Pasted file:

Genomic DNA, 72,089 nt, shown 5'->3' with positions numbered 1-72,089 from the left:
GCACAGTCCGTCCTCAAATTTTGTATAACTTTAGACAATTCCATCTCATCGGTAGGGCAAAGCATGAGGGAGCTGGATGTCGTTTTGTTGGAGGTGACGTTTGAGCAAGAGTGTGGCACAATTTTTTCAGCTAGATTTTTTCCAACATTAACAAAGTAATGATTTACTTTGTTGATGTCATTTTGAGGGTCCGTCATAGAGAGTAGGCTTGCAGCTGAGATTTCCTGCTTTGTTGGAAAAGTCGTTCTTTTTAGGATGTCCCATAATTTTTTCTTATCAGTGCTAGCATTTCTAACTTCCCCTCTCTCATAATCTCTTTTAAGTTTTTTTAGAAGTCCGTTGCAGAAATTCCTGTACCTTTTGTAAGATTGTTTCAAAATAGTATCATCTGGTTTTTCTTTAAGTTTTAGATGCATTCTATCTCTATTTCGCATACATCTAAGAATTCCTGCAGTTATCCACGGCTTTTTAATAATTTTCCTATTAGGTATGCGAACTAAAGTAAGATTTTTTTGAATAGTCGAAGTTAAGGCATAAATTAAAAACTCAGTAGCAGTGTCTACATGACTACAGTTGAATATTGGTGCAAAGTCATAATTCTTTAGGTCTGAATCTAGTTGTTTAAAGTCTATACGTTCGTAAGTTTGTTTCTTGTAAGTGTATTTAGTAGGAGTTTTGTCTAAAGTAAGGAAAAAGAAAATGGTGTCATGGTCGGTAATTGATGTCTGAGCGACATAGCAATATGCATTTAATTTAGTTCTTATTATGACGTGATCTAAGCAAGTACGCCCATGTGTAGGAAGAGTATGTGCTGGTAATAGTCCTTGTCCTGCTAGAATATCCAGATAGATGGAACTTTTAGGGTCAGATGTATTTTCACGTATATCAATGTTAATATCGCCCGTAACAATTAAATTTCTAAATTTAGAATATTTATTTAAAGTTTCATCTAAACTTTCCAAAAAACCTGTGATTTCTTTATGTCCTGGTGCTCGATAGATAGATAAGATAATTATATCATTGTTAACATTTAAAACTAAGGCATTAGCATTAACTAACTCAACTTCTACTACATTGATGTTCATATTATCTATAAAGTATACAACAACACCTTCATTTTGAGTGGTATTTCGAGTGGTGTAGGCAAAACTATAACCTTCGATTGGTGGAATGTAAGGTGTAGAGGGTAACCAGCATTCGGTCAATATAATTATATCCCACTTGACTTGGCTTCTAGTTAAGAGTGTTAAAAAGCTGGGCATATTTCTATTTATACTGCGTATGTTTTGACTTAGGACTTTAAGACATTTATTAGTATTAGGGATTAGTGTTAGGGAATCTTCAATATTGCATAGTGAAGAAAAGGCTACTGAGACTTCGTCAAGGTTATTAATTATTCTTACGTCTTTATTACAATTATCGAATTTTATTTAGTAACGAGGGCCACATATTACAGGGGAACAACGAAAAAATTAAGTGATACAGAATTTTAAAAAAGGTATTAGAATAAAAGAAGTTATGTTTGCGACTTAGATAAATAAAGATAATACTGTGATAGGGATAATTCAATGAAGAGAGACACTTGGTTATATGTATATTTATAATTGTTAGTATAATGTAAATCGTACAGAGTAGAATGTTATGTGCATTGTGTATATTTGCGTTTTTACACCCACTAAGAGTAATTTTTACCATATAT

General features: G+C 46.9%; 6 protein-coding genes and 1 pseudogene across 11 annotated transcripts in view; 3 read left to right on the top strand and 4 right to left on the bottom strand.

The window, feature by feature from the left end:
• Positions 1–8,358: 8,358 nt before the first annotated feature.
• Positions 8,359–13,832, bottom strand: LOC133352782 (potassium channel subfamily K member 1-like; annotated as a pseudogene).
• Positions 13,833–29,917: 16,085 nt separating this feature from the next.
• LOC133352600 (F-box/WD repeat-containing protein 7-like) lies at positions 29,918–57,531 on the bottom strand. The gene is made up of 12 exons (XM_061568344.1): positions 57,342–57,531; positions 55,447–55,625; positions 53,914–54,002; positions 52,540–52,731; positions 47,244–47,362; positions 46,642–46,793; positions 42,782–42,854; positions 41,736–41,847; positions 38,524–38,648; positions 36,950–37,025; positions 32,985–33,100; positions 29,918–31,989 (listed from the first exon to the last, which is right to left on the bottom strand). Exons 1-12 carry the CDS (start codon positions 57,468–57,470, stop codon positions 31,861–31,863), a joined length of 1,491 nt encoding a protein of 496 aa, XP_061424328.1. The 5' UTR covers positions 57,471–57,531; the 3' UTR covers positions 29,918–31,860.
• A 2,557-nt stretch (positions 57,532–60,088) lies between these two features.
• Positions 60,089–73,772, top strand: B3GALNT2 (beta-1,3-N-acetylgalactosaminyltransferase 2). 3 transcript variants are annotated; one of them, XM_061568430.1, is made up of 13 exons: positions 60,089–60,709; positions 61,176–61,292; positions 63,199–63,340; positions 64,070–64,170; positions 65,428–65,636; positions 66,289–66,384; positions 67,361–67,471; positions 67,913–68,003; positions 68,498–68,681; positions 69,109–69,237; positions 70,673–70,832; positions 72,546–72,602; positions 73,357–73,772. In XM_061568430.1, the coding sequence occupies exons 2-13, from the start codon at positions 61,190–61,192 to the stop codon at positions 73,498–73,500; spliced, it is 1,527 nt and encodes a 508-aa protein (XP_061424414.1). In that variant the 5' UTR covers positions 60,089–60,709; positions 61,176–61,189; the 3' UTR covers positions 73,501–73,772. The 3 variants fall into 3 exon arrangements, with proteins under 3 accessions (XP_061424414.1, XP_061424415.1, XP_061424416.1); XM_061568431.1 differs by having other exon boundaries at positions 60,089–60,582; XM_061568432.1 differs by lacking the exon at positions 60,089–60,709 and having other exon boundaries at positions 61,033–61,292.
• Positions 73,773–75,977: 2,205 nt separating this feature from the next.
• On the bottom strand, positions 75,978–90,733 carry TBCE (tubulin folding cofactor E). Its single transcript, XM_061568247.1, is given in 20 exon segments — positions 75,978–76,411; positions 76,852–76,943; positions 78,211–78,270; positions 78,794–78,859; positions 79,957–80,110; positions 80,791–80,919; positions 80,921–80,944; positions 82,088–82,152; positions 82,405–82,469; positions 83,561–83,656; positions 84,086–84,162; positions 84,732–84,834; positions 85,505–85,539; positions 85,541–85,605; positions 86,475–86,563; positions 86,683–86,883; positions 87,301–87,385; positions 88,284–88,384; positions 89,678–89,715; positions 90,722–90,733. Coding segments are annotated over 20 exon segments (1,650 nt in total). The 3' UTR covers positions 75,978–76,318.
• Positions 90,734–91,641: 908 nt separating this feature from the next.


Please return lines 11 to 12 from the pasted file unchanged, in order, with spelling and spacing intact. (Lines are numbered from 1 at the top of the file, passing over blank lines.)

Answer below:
• Positions 73,773–75,977: 2,205 nt separating this feature from the next.
• On the bottom strand, positions 75,978–90,733 carry TBCE (tubulin folding cofactor E). Its single transcript, XM_061568247.1, is given in 20 exon segments — positions 75,978–76,411; positions 76,852–76,943; positions 78,211–78,270; positions 78,794–78,859; positions 79,957–80,110; positions 80,791–80,919; positions 80,921–80,944; positions 82,088–82,152; positions 82,405–82,469; positions 83,561–83,656; positions 84,086–84,162; positions 84,732–84,834; positions 85,505–85,539; positions 85,541–85,605; positions 86,475–86,563; positions 86,683–86,883; positions 87,301–87,385; positions 88,284–88,384; positions 89,678–89,715; positions 90,722–90,733. Coding segments are annotated over 20 exon segments (1,650 nt in total). The 3' UTR covers positions 75,978–76,318.